Last Call for the Lincoln Town Car

D.J. Auto Sales sits behind a metal fence topped with razor wire in Long Island City, a gritty swath of industrial wasteland in the shadow of the glittering towers of midtown Manhattan. "Specialist in Lincoln Town Cars," reads the bannerlike sign out front. "Lincoln Parts Sold Here At Wholesale Prices. All body parts, lights, switches, sensors, pumps & more. Bad credit. No problem. We finance all." Nearly four dozen Town Cars are parked on the lot. Black ones. Silver ones. White ones. Sedans and stretch limos. Some lightly used and some beaters with a quarter-million miles on the odometer. Cars offered for outright sale or on a pay-by-the-week basis. Cars in for routine service. Cars getting overhauled. In one of two bays in the open-air garage, a long-wheelbase Town Car is up on a lift getting new brake pads and rotors while a body man replaces a crumpled fender. Inside the mobile home that serves as an office, co-owner John Rodriguez has just negotiated the purchase of a low-mileage Town Car from Saint Louis. "I've got about 400 cars," he says. "Ninety-five percent of them are Town Cars. I'm not interested in Toyotas. They can't go 400,000 miles."

Rodriguez is one of the prime suppliers to New York's unique "black car" industry, the generic term used to describe the city's huge livery and limousine trade. Some high-end operators prefer Mercedes-Benzes and Cadillac Escalades, and there are bottom-feeders that get by with Toyotas and Ford Crown Victorias. But for the past quarter century, the black-car industry has been dominated by the venerable Lincoln Town Car, so much so that "town car" has become a term interchangeable with "black car." The Town Car's distinctively understated shape is as much a part of the city's landscape as jaywalking pedestrians and street-corner hot-dog carts. "Not only are Town Cars cheap, but there's a huge supply of aftermarket parts to keep them running," Rodriguez explains. "There are whole warehouses full of nothing but Town Car parts. An engine is $1200. A transmission is $600. As long as you maintain them, they'll last forever. I've seen Town Cars with 600,000...700,000 miles. Nothing kills them, other than an accident."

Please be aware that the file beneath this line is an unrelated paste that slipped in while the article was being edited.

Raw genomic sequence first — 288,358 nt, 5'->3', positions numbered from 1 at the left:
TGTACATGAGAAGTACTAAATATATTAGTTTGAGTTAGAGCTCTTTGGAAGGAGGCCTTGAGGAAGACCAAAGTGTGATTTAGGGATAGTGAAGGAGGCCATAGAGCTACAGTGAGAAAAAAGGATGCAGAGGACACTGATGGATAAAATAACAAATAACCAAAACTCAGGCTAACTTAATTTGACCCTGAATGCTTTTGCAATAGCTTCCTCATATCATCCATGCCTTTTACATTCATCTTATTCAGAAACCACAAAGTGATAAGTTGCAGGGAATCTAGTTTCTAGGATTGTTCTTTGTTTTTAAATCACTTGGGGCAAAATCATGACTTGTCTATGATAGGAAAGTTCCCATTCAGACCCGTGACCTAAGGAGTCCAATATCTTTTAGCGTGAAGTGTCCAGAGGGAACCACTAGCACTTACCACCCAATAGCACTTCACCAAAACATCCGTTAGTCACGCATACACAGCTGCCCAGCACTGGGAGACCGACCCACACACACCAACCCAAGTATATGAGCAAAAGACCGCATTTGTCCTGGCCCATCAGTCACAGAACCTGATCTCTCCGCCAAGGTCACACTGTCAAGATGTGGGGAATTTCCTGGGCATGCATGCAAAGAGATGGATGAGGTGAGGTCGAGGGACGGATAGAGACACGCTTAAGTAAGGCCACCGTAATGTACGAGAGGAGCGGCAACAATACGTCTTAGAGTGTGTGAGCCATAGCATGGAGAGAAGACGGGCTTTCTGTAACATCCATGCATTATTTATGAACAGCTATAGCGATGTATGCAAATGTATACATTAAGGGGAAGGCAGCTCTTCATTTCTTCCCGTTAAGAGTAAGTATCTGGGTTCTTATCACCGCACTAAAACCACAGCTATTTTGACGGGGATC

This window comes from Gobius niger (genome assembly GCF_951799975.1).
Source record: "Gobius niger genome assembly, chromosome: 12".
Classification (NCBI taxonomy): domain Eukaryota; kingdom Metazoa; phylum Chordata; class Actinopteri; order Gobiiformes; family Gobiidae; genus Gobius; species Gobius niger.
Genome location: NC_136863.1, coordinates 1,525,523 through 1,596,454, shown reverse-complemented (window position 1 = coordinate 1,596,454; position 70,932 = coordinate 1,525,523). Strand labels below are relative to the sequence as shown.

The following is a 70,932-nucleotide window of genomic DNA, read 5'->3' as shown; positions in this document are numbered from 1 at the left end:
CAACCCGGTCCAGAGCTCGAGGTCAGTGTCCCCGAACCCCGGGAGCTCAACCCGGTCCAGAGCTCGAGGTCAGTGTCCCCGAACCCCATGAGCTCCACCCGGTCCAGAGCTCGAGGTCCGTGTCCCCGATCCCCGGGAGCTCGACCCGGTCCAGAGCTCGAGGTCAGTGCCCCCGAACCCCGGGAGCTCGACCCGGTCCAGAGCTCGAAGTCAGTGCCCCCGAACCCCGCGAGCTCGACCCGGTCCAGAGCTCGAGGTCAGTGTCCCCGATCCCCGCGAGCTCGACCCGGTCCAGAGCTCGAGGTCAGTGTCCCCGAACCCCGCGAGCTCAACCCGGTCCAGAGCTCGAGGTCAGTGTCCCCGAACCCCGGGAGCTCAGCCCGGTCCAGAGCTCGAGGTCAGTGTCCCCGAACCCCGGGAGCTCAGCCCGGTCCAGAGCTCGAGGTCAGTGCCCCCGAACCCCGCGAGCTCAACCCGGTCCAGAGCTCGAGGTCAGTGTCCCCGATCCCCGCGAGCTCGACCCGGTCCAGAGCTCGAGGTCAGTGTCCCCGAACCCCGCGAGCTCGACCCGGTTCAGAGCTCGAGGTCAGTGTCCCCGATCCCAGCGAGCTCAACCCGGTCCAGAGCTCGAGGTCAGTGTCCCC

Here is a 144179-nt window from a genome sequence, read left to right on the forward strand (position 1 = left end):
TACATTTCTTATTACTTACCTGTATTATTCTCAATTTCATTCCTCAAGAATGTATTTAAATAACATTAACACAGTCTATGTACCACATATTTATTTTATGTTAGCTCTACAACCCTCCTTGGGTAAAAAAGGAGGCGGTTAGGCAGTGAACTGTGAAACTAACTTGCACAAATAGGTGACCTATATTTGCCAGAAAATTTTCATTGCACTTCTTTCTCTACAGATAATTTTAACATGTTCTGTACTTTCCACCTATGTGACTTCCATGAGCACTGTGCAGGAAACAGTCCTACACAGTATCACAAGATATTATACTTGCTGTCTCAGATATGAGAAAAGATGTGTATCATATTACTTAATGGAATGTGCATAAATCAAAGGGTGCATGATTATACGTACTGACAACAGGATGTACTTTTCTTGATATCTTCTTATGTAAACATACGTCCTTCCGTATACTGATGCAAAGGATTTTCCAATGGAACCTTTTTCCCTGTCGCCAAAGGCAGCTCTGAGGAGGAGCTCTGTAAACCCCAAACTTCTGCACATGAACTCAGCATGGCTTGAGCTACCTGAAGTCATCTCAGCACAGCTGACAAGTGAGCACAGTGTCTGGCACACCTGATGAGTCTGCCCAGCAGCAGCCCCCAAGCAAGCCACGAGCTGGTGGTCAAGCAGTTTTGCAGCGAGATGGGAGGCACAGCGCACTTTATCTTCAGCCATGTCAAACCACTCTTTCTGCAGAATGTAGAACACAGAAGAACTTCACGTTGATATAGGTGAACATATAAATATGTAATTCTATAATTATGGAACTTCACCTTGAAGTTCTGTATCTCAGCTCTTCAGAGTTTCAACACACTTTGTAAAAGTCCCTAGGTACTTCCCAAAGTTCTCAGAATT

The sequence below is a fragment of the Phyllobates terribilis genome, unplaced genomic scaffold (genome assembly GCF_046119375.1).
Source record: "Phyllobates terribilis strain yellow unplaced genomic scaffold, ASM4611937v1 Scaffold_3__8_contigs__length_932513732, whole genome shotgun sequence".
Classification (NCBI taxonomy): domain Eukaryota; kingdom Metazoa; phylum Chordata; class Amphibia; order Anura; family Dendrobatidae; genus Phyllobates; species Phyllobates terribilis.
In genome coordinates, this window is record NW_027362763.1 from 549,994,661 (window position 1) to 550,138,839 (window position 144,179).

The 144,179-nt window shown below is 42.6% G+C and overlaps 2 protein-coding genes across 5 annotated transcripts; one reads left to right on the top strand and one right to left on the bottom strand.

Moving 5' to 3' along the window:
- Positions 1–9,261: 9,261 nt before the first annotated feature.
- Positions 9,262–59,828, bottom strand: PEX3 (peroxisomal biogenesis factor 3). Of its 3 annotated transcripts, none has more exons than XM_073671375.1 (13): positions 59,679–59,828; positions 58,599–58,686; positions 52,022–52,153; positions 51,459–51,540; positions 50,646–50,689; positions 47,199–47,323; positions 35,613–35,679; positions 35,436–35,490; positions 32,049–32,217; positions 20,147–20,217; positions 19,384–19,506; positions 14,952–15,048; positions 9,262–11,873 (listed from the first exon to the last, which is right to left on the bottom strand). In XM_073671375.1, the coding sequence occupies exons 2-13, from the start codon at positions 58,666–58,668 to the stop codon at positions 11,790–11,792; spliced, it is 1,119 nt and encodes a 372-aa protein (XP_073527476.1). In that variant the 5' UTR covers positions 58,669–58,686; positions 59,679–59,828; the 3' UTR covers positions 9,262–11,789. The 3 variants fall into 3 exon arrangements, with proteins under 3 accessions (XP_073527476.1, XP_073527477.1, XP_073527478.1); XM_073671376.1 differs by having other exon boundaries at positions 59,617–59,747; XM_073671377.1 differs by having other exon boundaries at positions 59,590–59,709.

1 of 8
Another Ford blunder. Ford priced these cars to insane prices over the years, dealers didn't want to carry them anymore. The market for a stretched limo does still exist. A stretched unibody Lincoln MKT with a 4 banger isn't the answer.
I agree with Daye. They should have kept it and made it to compete with the German luxury market. I own a 1998 Lincoln Continental (much better looking and 270HP)and still enjoy the space and comfort a large four door rear drive V8 sedan provides. The MKS is nice inside but is uglier than the Town Car on the outside. Sales reflect it. Ford still keeps cutting corners and thats fine for economy cars but does not work in the luxury car market.
Ford has made a huge mistake, very similar to the mistake it made with the Explorer. Ford should have built an all-new modern Town Car that performs and looks more like a Mercedes-Benz. Such a car could have spawned a coupe, roadster, and SUV (look at what Nissan did with the Z car platform) and brought Lincoln back from the dead. As Hyundai and others have proven, there is still a market for a RWD V8-powered sedan.
It's about time this dinosaur became extinct. As a resident of NYC, I'm sick of these gas hogs taking up space. Diesel-powered vehicles make up the majority of taxi fleets in most world capitals. Crown Vics and Town Cars are also not very capable in snow, and that's a recipe for disaster when driven by reckless NYC cabbies. A lot of these guys come from places where they've never seen winter.

New Car Research

our instagram

get Automobile Magazine

Subscribe to the magazine and save up to 84% off the newsstand price


new cars

Read Related Articles